flow-based programming

Flow-based programming , or FBP, is a type of dataflow programming in which program steps communicate with each other by transmitting data through some kind of channel. The channels are managed by the larger system, leaving the connected components free to focus on processing input and producing output.

See Also

Concurrency concepts
In flow-based programming, the steps of a program are logically current
a language for flow-based programming
Eon: A Language Runtime for Perpetual Systems
Flow-Like Projects
a proprietary java library implementation of Paul Morrison's concepts. Uses a graphical interface to implements FBP.


Wiki , J Paul Morrison
Flow-Based Programming, 2nd Edition , J. Paul Morrison, Van Nostrand Reinhold, 2010
The entire book is available here
Flow Based Programming Google Group
Flow-Based vs Data-Flow , 2010-09-14


Brokerage Application
shell pipes
Use the -j option to get parallel target construction


Whereas in dataflow programming the next step fires only after all the outputs from the previous step are prepared, in flow-based programming the next step is executed whenever data is available on any input channel. This is known as asynchronous dataflow and is in keeping with the articulated view of inputs as channels that transport messages. Essentially, the semantics of a dataflow program are those of a group of subroutines running currently, with each performing blocking reads on its inputs, processing data when it is available, and producing some output. The blocking reads are the primary means of controlling the flow of execution. Tcl, with its virtual channel features, is a natural platform for flow-based programming. Coroutines are another natural fit. The arguments passed to instantiate the coroutine are analagous to initial information packets (IIP) in flow-based programming.

Jpaulm: Bwise and LabView are both mentioned on the FBPWiki page, Flow-like Projects - including quite a long discussion about LabVIEW with Jim Kring.

Roy Terry recommends this as not only illuminating in its own right, but "amenable to Tcl implementation".

Arjen Markus: I was inspired by Software Architecture: Perspectives on an Emerging Discipline , Mary Shaw, David Garlan, to start thinking about implementing "pipelines" in Tcl. Consider the following example: we want to remove all comment lines from a C source file. One way to do this, is to read in the file, filter out those lines and pieces of text that belong to a comment and write out the remainder.

In one line:

output [nocomments [readfile $input_name]] $output_name


set content          [readfile $input_name]
set filtered_content [nocomments $content]
output $filtered_content $output_name

So, you get a more or less complicated chain of commands, the one taking the output from the previous one.

The drawbacks of this approach are:

  • You need to keep the whole file in memory and possibly one or more processed copies.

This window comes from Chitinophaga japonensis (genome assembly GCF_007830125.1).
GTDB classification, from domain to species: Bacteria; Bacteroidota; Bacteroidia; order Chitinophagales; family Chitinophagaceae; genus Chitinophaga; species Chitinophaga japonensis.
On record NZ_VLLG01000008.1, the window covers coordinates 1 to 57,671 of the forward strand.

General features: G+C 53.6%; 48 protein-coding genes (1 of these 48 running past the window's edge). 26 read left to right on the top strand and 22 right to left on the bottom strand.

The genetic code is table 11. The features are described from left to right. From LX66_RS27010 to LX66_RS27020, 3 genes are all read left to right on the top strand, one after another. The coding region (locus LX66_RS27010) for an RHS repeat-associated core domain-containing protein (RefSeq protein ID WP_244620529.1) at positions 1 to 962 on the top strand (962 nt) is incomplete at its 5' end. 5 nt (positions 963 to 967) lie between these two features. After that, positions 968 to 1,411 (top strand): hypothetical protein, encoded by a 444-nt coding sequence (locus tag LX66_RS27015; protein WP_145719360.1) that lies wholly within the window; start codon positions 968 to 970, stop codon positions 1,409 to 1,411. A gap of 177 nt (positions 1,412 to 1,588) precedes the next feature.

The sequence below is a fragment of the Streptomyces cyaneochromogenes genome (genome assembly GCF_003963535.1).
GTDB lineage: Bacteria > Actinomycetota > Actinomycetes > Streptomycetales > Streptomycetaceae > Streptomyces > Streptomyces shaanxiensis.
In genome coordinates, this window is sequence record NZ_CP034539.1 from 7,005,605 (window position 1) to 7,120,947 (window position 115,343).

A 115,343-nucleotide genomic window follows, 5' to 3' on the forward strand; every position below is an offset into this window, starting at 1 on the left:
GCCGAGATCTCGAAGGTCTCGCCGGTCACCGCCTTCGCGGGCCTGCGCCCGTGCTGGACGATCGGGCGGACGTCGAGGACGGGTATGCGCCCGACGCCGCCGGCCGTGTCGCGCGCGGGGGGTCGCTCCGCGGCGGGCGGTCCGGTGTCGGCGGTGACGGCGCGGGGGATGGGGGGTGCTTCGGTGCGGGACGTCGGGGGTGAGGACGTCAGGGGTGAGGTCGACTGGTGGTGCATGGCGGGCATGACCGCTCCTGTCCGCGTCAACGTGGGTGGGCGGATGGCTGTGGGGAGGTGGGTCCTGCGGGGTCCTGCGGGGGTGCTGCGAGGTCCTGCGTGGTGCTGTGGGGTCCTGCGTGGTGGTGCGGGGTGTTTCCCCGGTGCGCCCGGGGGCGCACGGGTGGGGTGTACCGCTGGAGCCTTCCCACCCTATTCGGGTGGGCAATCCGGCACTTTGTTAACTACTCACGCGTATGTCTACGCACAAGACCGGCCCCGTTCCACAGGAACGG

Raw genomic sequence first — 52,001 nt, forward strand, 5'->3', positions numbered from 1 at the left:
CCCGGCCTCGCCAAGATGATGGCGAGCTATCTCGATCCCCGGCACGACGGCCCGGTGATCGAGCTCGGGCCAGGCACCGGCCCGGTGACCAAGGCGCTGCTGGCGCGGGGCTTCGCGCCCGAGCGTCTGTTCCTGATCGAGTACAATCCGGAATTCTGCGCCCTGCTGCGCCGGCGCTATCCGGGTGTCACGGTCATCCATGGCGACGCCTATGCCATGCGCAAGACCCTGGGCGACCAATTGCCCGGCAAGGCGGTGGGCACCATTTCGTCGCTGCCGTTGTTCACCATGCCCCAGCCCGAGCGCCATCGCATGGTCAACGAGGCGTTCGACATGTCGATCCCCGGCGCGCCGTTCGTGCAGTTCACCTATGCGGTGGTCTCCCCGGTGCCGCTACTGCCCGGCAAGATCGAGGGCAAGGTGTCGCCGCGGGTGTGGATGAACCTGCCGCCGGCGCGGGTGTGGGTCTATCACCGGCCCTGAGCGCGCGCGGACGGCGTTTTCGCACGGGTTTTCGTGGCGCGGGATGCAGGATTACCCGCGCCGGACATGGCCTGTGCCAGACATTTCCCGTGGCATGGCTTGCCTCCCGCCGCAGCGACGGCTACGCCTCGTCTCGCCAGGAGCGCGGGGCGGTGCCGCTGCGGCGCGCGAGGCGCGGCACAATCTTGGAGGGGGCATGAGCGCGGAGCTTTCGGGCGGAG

• You need to wait for the whole file to be read or processed before the next step can proceed.

What, on the other hand, if we do it like this:

set infile  [open $input_name  r]
set outfile [open $output_name w]
while {[readline $infile line] >= 0} {
    set filtered_line [nocomments $line]
    outputline $filtered_line $outfile
close $infile
close $outfile

Well, this solves the first objection to the previous method, but the second is changed into:

  • You need to wait for output to become available, if the input file is the output from a separate process or a socket

Two new disadvantages are added, which may even be more serious:

  • How do you handle the case where nocomments filters out the entire line? This requires additional logic, probably in the outer loop.
  • What if one line of input causes multiple lines of output from nocomments (or some other command, say a pretty printer)?

The book on flow-based programming by J. Paul Morrison describes a method of thinking about programs and designing them that deals with precisely the above difficulties. The solution is to have the input items (lines in this case) generate events that are then treated in order of generation by other tasks.

How can we achieve this in Tcl? Let us keep it simple - we want to show the principle, so the filtering is: convert everything to upper case.

(To be continued ...)

RS still wonders how this differs from Streams à la SICP...

Lars H: Or how this relates to bwise.

TV (Long ago maker of Bwise, inspired by Khoros and Avs and schematic diagrams (I'm Uni EE)) Thank you! The answer is: take Hoare and Milner, check out the long-existing original (? for me anyhow) AT&T and Berkeley versions of Unix from the 70s (depending on what you want, some things from the 80s) and you suddenly know most fundamentals of practical and theoretical flow based programming. Of course your concept terminology milage may vary, flow isn't usually meant the same as stream, parallelism isn't the same as multiprocessing, etc...

See also

Dataflow programming